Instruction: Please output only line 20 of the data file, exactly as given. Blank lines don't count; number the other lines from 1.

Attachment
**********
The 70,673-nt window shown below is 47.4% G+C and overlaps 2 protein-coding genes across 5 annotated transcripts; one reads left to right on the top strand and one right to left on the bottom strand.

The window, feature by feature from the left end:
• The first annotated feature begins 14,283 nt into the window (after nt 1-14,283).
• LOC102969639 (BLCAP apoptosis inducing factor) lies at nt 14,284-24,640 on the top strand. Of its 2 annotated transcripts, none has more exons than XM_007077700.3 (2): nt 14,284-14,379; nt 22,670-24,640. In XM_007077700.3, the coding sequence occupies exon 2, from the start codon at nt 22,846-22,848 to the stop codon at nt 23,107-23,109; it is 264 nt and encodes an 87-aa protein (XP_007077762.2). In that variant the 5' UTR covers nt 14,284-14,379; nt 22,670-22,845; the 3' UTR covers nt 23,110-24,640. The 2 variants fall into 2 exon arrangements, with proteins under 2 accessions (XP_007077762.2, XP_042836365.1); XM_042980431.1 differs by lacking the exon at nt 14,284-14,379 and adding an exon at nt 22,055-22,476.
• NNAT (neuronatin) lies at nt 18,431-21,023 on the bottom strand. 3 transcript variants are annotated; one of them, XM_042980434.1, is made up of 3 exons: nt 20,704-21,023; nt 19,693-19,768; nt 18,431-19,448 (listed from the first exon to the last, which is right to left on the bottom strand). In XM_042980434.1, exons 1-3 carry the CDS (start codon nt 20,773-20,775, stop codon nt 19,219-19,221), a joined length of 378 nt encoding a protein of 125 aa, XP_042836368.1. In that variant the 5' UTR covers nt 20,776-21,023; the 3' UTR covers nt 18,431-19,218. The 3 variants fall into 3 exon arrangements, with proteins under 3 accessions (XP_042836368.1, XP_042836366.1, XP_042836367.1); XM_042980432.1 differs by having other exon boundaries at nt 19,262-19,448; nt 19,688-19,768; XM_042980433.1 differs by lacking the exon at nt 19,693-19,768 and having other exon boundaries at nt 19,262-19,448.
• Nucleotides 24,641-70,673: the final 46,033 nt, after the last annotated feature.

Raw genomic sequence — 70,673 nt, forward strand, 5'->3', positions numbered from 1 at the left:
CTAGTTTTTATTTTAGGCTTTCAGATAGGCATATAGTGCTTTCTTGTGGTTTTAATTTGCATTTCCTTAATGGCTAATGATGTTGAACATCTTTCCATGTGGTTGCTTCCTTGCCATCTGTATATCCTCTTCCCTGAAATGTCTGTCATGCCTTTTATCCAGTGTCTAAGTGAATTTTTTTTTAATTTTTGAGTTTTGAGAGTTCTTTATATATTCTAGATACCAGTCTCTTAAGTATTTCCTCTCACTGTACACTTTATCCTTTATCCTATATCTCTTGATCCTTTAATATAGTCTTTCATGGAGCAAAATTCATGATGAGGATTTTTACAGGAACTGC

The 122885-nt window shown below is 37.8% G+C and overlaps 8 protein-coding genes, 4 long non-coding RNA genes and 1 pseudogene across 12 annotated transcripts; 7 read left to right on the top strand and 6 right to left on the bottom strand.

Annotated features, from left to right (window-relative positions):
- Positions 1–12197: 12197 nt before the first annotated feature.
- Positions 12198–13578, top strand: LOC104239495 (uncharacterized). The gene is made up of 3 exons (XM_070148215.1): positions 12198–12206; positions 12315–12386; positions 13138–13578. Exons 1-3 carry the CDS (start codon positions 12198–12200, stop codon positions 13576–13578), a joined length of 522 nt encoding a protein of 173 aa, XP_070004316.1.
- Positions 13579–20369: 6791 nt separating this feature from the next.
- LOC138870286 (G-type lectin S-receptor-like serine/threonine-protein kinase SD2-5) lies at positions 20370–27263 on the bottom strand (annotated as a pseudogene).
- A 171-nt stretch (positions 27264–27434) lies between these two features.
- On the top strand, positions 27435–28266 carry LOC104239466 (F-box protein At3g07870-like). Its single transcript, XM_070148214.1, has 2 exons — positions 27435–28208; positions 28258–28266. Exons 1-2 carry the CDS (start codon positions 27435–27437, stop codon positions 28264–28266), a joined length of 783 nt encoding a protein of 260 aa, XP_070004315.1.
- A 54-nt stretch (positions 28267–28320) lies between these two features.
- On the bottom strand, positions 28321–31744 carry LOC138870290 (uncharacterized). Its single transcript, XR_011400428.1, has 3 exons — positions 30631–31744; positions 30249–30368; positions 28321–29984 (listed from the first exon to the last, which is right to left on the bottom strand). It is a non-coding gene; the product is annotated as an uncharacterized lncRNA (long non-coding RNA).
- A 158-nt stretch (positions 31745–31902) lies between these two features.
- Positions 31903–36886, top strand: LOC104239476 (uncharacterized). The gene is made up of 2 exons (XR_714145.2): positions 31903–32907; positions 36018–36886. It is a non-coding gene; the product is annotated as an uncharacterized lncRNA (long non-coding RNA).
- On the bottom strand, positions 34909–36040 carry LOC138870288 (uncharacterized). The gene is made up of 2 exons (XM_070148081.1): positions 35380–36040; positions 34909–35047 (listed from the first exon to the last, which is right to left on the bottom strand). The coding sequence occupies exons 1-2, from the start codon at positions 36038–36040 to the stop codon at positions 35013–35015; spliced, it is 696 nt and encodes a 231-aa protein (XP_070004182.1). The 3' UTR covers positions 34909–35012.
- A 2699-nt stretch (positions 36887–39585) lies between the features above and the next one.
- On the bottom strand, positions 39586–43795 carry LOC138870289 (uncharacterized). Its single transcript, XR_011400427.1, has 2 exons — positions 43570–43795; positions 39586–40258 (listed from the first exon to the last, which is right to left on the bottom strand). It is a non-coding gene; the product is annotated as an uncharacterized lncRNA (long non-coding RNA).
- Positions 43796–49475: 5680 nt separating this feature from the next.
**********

- Positions 31903–36886, top strand: LOC104239476 (uncharacterized). The gene is made up of 2 exons (XR_714145.2): positions 31903–32907; positions 36018–36886. It is a non-coding gene; the product is annotated as an uncharacterized lncRNA (long non-coding RNA).